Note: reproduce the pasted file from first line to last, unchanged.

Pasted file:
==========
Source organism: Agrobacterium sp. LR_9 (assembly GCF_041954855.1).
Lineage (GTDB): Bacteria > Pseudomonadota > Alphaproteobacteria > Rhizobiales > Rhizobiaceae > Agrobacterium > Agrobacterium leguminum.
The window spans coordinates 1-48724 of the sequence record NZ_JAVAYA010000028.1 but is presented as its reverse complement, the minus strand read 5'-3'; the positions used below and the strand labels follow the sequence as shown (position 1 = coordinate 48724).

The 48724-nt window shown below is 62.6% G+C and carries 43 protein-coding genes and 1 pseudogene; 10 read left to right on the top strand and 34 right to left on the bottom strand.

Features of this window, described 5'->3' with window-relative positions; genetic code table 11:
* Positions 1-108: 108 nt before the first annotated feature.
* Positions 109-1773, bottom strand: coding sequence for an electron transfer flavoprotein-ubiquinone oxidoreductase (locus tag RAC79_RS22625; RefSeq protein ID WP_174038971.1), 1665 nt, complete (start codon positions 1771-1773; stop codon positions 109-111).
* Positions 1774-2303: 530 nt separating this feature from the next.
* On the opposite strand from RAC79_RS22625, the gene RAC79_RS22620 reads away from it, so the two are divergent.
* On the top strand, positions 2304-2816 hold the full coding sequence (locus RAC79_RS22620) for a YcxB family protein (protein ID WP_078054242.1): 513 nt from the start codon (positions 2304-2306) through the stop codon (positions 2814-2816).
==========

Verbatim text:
Source organism: Agrobacterium sp. LR_9 (assembly GCF_041954855.1).
Lineage (GTDB): Bacteria > Pseudomonadota > Alphaproteobacteria > Rhizobiales > Rhizobiaceae > Agrobacterium > Agrobacterium leguminum.
The window spans coordinates 1-48724 of the sequence record NZ_JAVAYA010000028.1 but is presented as its reverse complement, the minus strand read 5'-3'; the positions used below and the strand labels follow the sequence as shown (position 1 = coordinate 48724).

The 48724-nt window shown below is 62.6% G+C and carries 43 protein-coding genes and 1 pseudogene; 10 read left to right on the top strand and 34 right to left on the bottom strand.

Features of this window, described 5'->3' with window-relative positions; genetic code table 11:
* Positions 1-108: 108 nt before the first annotated feature.
* Positions 109-1773, bottom strand: coding sequence for an electron transfer flavoprotein-ubiquinone oxidoreductase (locus tag RAC79_RS22625; RefSeq protein ID WP_174038971.1), 1665 nt, complete (start codon positions 1771-1773; stop codon positions 109-111).
* Positions 1774-2303: 530 nt separating this feature from the next.
* On the opposite strand from RAC79_RS22625, the gene RAC79_RS22620 reads away from it, so the two are divergent.
* On the top strand, positions 2304-2816 hold the full coding sequence (locus RAC79_RS22620) for a YcxB family protein (protein ID WP_078054242.1): 513 nt from the start codon (positions 2304-2306) through the stop codon (positions 2814-2816).